Early cases
Apicius, P re culinaria, an earlier number of recipes.

The initial known published recipes time to 1730 BC and were recorded on cuneiform capsules found in Mesopotamia.

Different early published recipes date from around 1600 BC and originate from an Akkadian pill from southern Babylonia. There’s also works in historical Egyptian hieroglyphs depicting the preparation of food.

Several old Greek recipes are known. Mithaecus’s cookbook was an earlier one, but most of it’s been lost; Athenaeus estimates one small recipe in his Deipnosophistae. Athenaeus describes a number of other cookbooks, them all lost.

Roman recipes are known beginning in the 2nd century BCE with Cato the Elder’s De Agri Cultura. Many experts with this period defined eastern Mediterranean cooking in Greek and in Latin. Some Punic recipes are known in Greek and Latin translation.

The large number of recipes De re coquinaria, conventionally entitled Apicius, seemed in the 4th or 5th century and is the only complete surviving cook book from the classical world. It provides the programs served in a meal as Gustatio (appetizer), Primae Mensae (main course) and Secundae Mensae (dessert). Each menu starts with the Latin command “Take…,” “Recipe….”

Arabic recipes are noted starting in the 10th century; see al-Warraq and al-Baghdadi.

The earliest recipe in Persian dates from the 14th century. Many recipes have lasted from the full time of Safavids, including Karnameh (1521) by Mohammad Ali Bavarchi, including the cooking training of more than 130 different meals and pastries, and Madat-ol-Hayat (1597) by Nurollah Ashpaz. Recipe publications from the Qajar era are numerous, the most notable being Khorak-ha-ye Irani by prince Nader Mirza.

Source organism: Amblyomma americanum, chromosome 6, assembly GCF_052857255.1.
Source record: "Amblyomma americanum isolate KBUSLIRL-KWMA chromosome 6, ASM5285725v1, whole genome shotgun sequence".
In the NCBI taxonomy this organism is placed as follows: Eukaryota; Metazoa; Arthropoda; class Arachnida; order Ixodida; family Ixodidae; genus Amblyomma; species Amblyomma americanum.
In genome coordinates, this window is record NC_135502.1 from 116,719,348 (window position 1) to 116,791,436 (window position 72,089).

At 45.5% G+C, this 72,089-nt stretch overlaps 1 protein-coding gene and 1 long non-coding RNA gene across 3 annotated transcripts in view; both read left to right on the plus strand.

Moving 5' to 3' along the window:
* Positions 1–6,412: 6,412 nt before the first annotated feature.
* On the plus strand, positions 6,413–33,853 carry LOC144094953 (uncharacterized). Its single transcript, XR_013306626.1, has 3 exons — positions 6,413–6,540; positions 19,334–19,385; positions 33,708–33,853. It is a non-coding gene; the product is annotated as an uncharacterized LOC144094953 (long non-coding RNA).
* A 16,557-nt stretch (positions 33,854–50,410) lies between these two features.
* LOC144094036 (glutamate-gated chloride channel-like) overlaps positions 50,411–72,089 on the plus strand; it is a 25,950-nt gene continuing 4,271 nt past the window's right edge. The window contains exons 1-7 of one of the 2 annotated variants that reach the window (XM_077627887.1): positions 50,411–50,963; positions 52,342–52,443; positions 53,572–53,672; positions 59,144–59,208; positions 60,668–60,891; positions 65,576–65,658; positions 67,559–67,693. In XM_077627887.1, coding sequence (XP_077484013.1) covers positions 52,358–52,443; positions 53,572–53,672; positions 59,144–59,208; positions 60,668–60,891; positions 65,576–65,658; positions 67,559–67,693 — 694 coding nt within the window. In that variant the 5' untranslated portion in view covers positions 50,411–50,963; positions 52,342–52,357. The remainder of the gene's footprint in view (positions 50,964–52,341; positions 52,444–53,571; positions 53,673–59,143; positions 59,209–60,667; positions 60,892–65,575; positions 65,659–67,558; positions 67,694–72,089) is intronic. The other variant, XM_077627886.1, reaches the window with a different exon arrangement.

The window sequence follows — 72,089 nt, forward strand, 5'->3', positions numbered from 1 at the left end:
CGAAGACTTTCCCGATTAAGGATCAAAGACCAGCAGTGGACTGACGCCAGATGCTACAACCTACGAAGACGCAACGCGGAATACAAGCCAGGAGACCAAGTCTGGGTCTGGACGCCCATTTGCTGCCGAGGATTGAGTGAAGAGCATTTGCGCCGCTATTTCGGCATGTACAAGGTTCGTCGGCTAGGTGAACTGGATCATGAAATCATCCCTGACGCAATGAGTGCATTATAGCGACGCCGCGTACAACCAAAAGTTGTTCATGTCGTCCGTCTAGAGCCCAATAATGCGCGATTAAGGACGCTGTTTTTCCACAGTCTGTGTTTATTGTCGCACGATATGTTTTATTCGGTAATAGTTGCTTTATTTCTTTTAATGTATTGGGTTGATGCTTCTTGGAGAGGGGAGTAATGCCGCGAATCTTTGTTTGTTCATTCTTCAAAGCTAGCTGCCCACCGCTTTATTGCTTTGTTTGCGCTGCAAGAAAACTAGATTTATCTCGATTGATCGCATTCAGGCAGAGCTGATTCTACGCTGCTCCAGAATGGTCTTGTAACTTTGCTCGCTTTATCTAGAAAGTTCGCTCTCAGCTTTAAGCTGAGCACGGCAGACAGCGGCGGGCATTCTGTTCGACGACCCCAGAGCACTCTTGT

Master Richard II of England commissioned a recipe book called Forme of Cury in 1390, and about the same time, still another book was published entitled Curye on Inglish, “cury” indicating cooking. Both books give the feeling of how food for the noble classes was prepared and served in England at that time. The magnificent style of the aristocracy in the Early Contemporary Time brought with it the start of exactly what do be called the present day recipe book. By the 15th century, numerous manuscripts were showing explaining the recipes of the day. Several manuscripts provide great data and history the re-discovery of many herbs and spices including coriander, parsley, basil and rosemary, several that had been cut back from the Crusades.